The Trial Of Harvey Weinstein Begins In New York Today – Here's Everything You Need To Know

The trial of Oscar-winning movie producer Harvey Weinstein is due to begin in a Manhattan courtroom today.

The 67-year-old, once one of the most powerful figures in Hollywood, is facing five charges of rape and sexual assault involving two women.

The trial at New York's Supreme Court – which is set to take place over a two-month period – is expected to be the focus of intense media scrutiny.

Dozens of high-profile women, including actresses Gwyneth Paltrow and Angelina Jolie, have made allegations of sexual abuse and harassment against Weinstein since the publication of revelations in the New York Times in October 2017.

He has denied any non-consensual sex and will plead not guilty.

Weinstein was originally accused back in October 2017 when an in-depth investigative article by The New York Times was published which noted the stories of several women who came forward with accusations of sexual harassment regarding the Hollywood producer.

It was this case that catapulted the #MeToo movement and Time's Up campaigns to support the victims of sexual misconduct.

The Miramax co-founder was indicted in May 2018, on charges of rape in the first and third degrees and first-degree criminal sexual act.

He has denied all allegations of non-consensual sex and remains free after posting $1 million bail.

If convicted, he could face a life sentence.

In a previous interview, the disgraced movie mogul told The Spectator: “You were born rich and privileged and you were handsome. I was born poor, ugly, Jewish and had to fight all my life to get somewhere. You got lotsa girls, no girl looked at me until I made it big in Hollywood.”

He continued: “Yes, I did offer them acting jobs in exchange for sex, but so did and still does everyone. But I never, ever forced myself on a single woman.”

Rose McGowan, a Hollywood actress who is one of 80 women who claims that they were abused by Weinstein, refuted his statements on Twitter.

"Rapists are liars," she wrote, followed by a second tweet claiming that his quotes do not make logistical sense.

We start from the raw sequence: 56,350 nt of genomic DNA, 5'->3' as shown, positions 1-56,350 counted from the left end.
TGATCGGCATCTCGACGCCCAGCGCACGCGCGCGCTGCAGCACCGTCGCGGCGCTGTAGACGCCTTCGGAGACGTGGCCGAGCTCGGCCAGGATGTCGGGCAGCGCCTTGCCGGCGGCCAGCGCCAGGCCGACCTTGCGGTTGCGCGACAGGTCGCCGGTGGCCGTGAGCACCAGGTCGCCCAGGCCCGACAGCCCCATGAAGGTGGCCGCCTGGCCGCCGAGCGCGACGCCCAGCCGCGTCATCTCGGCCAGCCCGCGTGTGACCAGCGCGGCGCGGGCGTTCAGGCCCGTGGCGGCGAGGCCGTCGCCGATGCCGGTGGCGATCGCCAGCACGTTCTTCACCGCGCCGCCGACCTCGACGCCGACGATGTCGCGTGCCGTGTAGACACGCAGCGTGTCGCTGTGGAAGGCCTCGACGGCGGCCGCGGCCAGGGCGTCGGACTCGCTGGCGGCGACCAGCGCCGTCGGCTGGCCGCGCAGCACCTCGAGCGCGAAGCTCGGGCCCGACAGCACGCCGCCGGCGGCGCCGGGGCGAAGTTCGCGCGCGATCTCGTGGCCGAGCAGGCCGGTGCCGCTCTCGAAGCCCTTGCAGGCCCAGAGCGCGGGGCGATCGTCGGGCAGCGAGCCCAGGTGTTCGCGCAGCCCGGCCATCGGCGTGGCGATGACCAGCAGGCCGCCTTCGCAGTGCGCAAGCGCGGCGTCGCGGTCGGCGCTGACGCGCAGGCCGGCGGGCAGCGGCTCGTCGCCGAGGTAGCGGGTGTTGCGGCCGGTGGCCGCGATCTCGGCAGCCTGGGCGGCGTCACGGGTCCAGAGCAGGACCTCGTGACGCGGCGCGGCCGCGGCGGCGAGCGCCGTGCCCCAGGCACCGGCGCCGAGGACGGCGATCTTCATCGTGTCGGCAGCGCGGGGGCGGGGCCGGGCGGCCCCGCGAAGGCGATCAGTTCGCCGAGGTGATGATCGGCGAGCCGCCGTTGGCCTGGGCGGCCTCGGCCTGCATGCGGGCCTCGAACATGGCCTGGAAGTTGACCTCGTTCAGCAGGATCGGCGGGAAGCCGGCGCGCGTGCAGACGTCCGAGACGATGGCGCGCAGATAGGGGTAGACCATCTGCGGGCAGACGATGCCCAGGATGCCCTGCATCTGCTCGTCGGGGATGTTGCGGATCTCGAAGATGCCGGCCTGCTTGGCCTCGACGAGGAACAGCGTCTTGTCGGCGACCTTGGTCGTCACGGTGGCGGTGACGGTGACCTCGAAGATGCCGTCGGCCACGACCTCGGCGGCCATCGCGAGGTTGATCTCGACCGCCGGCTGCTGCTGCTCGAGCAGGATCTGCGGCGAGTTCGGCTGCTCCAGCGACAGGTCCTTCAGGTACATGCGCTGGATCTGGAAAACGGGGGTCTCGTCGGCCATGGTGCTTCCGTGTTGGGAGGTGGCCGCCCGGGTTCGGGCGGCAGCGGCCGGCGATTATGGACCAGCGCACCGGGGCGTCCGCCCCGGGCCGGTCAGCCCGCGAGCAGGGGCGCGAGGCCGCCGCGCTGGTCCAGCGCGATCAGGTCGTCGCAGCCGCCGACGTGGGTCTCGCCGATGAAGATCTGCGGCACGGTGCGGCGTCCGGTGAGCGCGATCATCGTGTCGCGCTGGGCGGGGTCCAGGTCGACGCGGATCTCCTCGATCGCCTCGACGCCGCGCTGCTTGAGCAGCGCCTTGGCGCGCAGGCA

Back in December, Weinstein reached a tentative $25 million (€22.5 million) settlement agreement with dozens of his sexual misconduct accusers, as per the New York Times.

Per the deal, his accusers — along with potential claimants who could join in coming months — would share in the payout. 

The deal would also bring to an end nearly every such lawsuit against him and his former company.

A number of parties involved in legal proceedings have expressed disdain at the tentative deal.  

"This settlement breaks my heart," Zoë Brock, a model who was one of the first women to accuse Weinstein of sexual misconduct, said in a statement.

"I have signed it only because I have explored every other legal option and at this point have found no alternative," Brock said, adding: "Let us hope the criminal system does not go as easy on Harvey as the civil system has."

The former Weinstein Company boss recently spoke with the New York Post, making the claim that he actually did a lot more for women in cinema than he has been given credit for.

"I feel like the forgotten man," he said.

"I made more movies directed by women and about women than any filmmaker, and I’m talking about 30 years ago. I’m not talking about now when it’s vogue. I did it first! I pioneered it!

"It all got eviscerated because of what happened. My work has been forgotten."

Weinstein conducted the interview in a medical clinic following spinal surgery. At one point, he hailed The Weinstein Company for its purportedly progressive nature, stating:

"This was a company that took social issues and tackled them."

Weinstein also highlighted his charity work and threatened to shut the interview down whenever a question that he didn't approve of was fielded.

“I want this city to recognise who I was instead of what I’ve become," he lamented.

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